It may seem odd that someone who has received so little in the way of apologies as I have would feel such a compulsive need to write apology notes, among the larger body of my fairly compulsive writing. It certainly strikes me as odd, but although I dislike the large gap between the sorts of apology notes I give and the striking lack of apology notes that I have tended to receive, I still feel the compulsion to treat others as I would like to be treated, and not always the way I have been treated, either by them or by others. This compulsion remains even though my own personal history in writing apology notes  has not necessarily gone very well, with at least one of my relatively recent efforts being mistakenly confused for a love letter, which caused a great deal of unpleasant complications that merely added to the offense that I had been apologizing about, however clumsily and awkwardly. When it comes to writing apology notes, I am of the belief that they must be written as a debt of honor duly noted and acknowledged, regardless of how they are taken and how successful they are in any tactical or strategic sense. Sometimes something must be done for the sake of duty, and one can hope but cannot count on there being profit in it.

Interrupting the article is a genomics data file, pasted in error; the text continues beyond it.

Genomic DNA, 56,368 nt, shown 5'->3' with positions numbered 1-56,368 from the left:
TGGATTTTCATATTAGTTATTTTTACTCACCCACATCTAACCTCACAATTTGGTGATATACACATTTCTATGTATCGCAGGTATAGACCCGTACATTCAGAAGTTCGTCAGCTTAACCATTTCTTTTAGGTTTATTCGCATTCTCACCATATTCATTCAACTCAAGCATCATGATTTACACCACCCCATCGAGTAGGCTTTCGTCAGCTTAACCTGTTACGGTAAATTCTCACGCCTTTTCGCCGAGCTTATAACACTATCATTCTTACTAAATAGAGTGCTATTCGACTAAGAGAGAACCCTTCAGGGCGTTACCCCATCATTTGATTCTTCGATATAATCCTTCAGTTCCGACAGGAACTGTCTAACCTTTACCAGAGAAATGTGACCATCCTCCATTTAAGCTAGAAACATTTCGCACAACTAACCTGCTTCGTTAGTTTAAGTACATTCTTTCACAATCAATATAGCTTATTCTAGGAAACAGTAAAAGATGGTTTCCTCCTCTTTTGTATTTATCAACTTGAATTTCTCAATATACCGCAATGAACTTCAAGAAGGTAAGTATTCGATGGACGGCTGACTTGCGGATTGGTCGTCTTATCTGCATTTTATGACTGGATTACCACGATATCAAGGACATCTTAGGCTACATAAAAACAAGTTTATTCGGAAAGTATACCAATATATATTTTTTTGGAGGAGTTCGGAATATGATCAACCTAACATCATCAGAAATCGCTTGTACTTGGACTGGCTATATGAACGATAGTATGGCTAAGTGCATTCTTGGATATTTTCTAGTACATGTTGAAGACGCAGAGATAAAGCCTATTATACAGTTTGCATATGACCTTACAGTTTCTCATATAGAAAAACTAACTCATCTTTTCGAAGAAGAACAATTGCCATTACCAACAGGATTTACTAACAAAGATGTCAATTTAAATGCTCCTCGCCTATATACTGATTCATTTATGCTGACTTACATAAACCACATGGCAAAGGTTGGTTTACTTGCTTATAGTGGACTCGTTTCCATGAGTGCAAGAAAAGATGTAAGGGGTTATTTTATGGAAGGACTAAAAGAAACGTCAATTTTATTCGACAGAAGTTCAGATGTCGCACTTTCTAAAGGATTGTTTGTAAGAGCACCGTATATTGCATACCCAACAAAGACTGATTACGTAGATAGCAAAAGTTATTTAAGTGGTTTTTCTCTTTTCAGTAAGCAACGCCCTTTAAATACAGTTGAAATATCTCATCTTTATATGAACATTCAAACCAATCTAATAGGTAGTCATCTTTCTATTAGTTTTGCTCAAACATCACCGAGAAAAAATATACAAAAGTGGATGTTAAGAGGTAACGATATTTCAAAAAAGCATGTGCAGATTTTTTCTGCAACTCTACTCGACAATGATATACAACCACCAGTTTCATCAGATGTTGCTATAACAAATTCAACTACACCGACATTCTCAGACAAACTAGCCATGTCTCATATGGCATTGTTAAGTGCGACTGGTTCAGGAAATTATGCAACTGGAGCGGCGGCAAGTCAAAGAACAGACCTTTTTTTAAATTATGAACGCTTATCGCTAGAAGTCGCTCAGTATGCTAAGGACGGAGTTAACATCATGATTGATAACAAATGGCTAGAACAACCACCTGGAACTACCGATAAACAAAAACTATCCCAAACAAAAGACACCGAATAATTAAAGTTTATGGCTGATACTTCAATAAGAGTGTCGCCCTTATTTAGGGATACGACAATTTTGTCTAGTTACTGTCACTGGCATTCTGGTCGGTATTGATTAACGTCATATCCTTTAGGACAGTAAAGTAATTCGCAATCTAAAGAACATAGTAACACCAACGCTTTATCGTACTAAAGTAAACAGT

What sort of debt of honor prompts me to feel a compulsion to write an apology note in the first place? Let us give the example of the note that I am struggling to write as we speak. Shortly after moving to the Portland area, and realizing that a convenient source to borrow music from a large music library was nearby, I requested three copies of a particular piece of music, “Canon Of Praise,” which I had sung as part of the ABC Choir in 2004 when I was a student there. The piece is based off of Pachibel’s Canon In D, although it is written in a different key, and has three parts written in SAB (Soprano-Alto-Baritone). The piece happens to be at the bottom of my own range as a singer, but it is a surpassingly lovely song and not thinking it a particularly difficult task to round up some other interested singers looking to sing the song as part of a vocal trio. It did not prove to be an easy experience, involving a revolving door of somewhere around half a dozen different female singers and nearly three years of intermittent practicing before the piece was finally performed. During that time I moved several times and at least one of the copies of the music had gotten lost along the way, so I purchased replacement copies, which I will be returning at length to the person with the music library with a note of apology both for having lost one of the original copies as well as for having taken so long to return the music.